A 1930s Brookfield bungalow with views to Mauao has been deemed ''uninhabitable'' by the Tauranga City Council and will not be rented out.
The empty house, which sits on a large site behind the council's Brookfield pensioner village, was the centre of controversy last year when the council was challenged on why it was untenanted while people were homeless.
Property projects team leader Paul Muller said this week that the council had decided not to tenant the house and was now looking at options for the house and the land.
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''This process just started last year and will take some time.''
Mr Muller said the house was uninhabitable and needed more significant repairs than just a new hot water cylinder.
''There was mould, the electrical system was old and needed rewiring and the kitchen needed considerable work," he said. "Making the repairs would incur a significant cost."
The house was only accessible through the nearby village and had sat empty for about 18 months, with nearby resident Rusty Kane unhappy that the situation looked like it would now drag out for even longer.
''It sounds like a lot of building issues but you see that with any old house," he said. "It is not acceptable to have a sound house sitting empty.''
Mr Kane said that, instead of mucking around, the council could have fixed the problems and recovered the costs from rent. ''A family with nowhere to live would have been grateful.''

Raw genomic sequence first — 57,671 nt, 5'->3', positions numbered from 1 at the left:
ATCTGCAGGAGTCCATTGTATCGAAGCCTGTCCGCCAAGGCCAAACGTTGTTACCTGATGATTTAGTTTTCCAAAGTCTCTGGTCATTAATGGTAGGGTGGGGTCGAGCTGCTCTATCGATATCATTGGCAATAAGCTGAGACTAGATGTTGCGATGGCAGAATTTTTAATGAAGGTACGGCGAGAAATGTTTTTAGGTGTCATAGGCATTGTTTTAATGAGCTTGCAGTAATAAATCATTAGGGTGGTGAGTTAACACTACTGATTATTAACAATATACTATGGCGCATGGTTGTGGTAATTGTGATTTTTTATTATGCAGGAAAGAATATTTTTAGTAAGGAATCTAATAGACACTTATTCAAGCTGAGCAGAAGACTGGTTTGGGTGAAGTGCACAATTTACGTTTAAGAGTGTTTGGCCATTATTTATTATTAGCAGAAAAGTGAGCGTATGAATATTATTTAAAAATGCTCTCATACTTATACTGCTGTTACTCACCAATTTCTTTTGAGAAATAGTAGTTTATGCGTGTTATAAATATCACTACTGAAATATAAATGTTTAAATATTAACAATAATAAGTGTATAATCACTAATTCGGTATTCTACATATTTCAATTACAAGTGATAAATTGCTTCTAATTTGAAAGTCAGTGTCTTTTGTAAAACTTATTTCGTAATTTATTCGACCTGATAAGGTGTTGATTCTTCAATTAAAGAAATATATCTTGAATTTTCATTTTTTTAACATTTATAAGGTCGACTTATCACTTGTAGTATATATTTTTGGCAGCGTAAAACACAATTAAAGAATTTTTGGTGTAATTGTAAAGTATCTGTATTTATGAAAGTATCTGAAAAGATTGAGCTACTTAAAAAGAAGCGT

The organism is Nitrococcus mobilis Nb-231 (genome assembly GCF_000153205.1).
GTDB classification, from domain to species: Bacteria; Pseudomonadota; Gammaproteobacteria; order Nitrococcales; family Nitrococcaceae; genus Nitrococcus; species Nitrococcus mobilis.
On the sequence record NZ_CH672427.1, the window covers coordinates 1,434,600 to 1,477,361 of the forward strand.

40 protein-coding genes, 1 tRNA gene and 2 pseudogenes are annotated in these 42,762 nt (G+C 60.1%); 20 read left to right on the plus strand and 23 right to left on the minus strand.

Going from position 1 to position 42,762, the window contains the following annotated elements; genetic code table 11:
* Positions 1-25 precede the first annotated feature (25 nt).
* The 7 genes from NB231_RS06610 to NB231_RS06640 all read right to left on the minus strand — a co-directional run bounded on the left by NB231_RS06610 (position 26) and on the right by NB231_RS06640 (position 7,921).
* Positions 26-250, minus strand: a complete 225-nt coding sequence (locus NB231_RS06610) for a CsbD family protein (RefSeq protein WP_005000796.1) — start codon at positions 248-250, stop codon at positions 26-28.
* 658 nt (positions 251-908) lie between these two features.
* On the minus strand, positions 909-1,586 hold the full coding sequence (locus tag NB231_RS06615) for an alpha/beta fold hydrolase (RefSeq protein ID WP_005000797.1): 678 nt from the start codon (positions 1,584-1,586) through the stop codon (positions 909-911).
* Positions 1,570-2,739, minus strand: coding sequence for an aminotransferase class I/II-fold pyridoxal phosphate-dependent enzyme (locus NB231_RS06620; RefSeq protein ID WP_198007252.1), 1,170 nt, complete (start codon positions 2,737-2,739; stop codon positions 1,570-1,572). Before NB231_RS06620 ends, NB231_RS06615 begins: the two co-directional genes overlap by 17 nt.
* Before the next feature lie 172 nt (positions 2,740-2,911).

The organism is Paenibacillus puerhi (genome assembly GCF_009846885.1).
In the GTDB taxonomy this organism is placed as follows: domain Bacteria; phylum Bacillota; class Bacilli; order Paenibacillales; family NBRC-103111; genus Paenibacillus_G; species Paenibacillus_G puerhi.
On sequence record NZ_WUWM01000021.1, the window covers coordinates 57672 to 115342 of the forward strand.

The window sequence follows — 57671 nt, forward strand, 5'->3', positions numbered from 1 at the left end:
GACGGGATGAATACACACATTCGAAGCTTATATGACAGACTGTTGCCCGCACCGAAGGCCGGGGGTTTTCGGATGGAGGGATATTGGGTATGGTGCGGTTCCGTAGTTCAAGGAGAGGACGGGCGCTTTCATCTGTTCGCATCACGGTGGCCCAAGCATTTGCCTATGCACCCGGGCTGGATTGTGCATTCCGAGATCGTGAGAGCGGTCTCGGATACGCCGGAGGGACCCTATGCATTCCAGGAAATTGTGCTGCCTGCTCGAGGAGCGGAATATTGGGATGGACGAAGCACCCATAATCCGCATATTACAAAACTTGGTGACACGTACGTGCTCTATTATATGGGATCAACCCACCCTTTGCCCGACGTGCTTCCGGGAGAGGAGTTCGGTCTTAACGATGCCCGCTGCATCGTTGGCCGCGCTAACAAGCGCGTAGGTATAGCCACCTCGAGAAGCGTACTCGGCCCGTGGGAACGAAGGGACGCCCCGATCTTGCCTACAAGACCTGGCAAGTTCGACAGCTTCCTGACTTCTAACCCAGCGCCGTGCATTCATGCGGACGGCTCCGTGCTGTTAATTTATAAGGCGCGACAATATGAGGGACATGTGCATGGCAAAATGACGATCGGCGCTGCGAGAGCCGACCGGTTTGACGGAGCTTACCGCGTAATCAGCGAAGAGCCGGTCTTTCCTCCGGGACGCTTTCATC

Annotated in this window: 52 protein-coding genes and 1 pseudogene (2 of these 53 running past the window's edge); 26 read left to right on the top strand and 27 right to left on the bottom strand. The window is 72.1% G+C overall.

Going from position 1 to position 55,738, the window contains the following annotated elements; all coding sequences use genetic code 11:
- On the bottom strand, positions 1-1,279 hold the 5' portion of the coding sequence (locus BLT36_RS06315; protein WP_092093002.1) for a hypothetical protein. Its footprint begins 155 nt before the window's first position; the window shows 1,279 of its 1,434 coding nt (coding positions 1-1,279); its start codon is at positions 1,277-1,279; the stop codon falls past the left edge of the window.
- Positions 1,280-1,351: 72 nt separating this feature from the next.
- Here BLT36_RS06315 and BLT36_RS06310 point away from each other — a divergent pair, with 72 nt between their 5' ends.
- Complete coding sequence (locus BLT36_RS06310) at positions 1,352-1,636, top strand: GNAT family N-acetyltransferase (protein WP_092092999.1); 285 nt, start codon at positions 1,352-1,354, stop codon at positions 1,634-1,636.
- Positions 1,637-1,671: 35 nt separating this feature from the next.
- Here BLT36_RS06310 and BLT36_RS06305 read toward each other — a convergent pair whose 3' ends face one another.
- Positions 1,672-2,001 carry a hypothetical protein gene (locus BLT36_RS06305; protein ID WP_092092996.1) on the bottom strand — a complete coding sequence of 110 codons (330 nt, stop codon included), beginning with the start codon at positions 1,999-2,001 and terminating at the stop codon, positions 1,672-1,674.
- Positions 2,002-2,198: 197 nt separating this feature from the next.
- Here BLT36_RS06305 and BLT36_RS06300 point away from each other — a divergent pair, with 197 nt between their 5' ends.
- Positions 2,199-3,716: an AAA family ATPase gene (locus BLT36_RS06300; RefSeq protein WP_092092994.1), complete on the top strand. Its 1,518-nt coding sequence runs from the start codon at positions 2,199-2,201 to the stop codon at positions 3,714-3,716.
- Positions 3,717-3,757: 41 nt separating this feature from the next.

He said the council did not want tenants in the house while it decided what to do with the land.
Mr Kane suspected the council would be unable to sell the property to a developer because the only access was through the village, which left the option of extending the village on to the site.
It was reported in June last year that the investigation into how much it would cost to bring the house up to standard was part of a wider inquiry into whether the land could be put to better use.
The council said, at the time, that possible long-term future uses of the land would need to ensure that the operation of the village was not compromised.
Mr Muller was asked by the Bay of Plenty Times to be more specific about the options for the land, including the removal of the house for a development once the issue of access was sorted, or to extend the village,
He responded: ''We are unable to provide more information as negotiations are still ongoing around the future use of the space to provide the greatest benefit to the community. Extension of the elder house units could well be an option.''
Previous options considered for the property
2009: Use sale proceeds from former Clarke St village to build seven new units
2008: Affordable housing application by Tauranga Community Housing
Land area: About 2000 sq m
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